Ibanag The Ibanags are a predominantly Christian lowland ethnic group numbering around half a million people and who primarily inhabit the provinces of Cagayan and Isabela in the Cagayan Valley of northern Luzon. They speak the Ibanag language, which is distantly related to Ilocano.
Ilocano The Ilocano people are a predominantly Christian group who reside within the lowlands and coastal areas of northwestern Luzon.[۴] Minor pockets of Ilocanos are also found in scattered parts of Central Luzon, such as Zambales, northern Nueva Ecija and Aurora, in Metro Manila and in some municipalities in Mindanao, mainly in Sultan Kudarat.[۵] They speak Ilocano and they form the third largest ethnolinguistic group in the Philippines at about 8.1 million.[۶] Their foremost folk literature is Biag ni Lam-ang (The Life of Lam-ang), an epic poem with similarities with the Ramayana.
Ivatan   The Ivatan (also spelled as Ibatan) are the predominant ethnoliguistic group in the Batanes islands of the Philippines. They have close cultural links with the Taiwanese aborigines.
Kapampangan   The Kapampangan or Capampañgan people are the seventh-largest ethnolinguistic group in the Philippines. They originate from Pampanga in the central plains of Luzon, stretching from northeastern Bataan and southeastern Zambales, all the way up to southern Tarlac and southwestern Nueva Ecija. They are predominantly Christian. They primarily speak and use the Kapampangan language, which is spoken by more than 1.4 million people. In the Spanish colonial era, Pampanga was known to be a source of valiant soldiers. There was a Kapampangan contingent in the colonial army who helped defend Manila against the Chinese Pirate Limahon. They also helped in battles against the Dutch, the English and Muslim raiders.[۷]: 3  Kapampangans, along with the Tagalogs, played a major role in the Philippine Revolution.[۸]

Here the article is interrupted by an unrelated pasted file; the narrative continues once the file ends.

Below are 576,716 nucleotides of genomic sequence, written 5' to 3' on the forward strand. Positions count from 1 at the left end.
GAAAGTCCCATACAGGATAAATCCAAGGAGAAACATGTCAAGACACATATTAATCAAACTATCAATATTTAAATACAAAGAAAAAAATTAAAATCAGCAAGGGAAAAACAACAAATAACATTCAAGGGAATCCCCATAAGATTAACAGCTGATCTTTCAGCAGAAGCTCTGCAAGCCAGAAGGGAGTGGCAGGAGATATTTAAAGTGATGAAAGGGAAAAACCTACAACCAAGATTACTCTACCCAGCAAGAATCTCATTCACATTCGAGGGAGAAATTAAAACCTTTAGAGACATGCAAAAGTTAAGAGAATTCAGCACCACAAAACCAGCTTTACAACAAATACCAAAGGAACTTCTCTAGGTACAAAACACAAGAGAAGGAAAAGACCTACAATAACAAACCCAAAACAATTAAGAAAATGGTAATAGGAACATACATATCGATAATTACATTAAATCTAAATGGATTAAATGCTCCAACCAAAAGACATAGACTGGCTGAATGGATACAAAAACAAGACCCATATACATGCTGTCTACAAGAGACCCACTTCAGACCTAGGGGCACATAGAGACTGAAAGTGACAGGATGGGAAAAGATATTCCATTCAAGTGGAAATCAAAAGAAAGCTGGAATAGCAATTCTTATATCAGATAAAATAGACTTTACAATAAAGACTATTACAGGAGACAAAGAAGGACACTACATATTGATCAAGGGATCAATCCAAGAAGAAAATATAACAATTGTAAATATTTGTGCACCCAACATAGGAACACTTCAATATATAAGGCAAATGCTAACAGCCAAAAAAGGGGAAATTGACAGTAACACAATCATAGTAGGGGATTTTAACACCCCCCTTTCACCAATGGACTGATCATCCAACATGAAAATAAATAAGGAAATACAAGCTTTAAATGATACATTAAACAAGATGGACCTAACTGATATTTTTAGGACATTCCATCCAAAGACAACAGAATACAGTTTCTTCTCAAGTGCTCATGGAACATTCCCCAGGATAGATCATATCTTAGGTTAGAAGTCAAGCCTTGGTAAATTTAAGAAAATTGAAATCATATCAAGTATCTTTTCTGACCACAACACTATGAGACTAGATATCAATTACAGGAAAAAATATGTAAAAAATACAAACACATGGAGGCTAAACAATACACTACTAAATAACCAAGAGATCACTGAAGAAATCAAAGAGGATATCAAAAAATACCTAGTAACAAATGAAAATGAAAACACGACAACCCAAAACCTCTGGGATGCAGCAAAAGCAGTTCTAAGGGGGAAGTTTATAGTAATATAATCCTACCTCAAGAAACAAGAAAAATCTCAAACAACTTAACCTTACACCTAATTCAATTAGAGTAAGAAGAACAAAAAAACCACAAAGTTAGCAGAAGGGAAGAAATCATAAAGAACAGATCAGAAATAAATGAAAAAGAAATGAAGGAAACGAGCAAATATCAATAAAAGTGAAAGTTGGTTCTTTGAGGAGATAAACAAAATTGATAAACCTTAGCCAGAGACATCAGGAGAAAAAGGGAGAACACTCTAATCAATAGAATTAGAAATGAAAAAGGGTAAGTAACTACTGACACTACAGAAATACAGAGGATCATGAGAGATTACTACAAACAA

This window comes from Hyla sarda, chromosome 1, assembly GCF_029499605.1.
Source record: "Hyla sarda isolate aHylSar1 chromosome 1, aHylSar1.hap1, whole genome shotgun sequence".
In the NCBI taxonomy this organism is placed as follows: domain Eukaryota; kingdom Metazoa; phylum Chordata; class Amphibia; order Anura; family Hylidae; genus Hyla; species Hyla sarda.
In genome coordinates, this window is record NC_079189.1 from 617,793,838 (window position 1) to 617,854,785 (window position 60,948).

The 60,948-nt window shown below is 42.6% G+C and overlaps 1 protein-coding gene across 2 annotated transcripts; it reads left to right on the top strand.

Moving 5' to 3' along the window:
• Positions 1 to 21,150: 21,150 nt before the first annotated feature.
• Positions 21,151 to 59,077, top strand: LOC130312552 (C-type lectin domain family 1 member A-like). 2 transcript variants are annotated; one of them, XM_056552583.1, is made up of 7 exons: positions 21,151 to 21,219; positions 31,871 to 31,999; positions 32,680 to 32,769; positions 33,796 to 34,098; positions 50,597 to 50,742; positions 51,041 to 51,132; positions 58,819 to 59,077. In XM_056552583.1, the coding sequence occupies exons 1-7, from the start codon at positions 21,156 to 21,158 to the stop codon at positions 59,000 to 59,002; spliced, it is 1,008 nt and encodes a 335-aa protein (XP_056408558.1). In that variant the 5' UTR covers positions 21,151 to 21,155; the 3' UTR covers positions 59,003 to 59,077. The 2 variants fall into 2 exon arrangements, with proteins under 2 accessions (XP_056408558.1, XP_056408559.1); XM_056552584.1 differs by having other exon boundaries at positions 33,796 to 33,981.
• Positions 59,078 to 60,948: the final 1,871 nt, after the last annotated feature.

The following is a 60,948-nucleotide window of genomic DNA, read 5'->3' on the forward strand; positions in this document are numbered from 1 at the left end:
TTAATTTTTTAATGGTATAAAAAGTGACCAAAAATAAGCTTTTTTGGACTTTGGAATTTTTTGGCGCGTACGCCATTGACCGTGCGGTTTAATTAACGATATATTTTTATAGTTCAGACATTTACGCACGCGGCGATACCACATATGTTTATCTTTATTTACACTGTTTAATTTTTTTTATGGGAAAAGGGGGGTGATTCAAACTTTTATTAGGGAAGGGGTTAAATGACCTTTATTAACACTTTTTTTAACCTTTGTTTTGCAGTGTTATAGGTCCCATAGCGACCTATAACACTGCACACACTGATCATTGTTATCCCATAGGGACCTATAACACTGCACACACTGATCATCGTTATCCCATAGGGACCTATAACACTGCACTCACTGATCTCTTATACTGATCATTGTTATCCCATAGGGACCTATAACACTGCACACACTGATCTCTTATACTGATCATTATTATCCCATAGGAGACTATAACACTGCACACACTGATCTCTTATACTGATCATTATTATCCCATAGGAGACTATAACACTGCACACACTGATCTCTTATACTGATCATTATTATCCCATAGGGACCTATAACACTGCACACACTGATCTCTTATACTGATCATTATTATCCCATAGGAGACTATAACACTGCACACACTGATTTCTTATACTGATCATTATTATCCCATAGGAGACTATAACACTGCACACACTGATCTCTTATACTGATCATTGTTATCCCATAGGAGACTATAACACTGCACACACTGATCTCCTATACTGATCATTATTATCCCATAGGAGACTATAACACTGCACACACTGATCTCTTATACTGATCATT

Pangasinan   The Pangasinan people or the Pangasinense are the eighth-largest ethnolinguistic group in the Philippines. They are predominantly Christian and they originate from the northwestern seaboard of Luzon, mainly in the province of Pangasinan, northern Tarlac and southwestern La Union,[۹] as well as Benguet, northwestern Nueva Ecija, northern Zambales and western Nueva Vizcaya. They primarily speak and use the Pangasinan language, which is spoken by more than 1.2 million people.
Sambal   The Sambals are the inhabitants of the province of Zambales and the independent city of Olongapo. They are also found in the municipalities of Bolinao and Anda in Pangasinan. Sambals currently make up a large proportion of the population in the municipalities of Zambales province north of Iba. Their language, Sambal, is related to Kapampangan.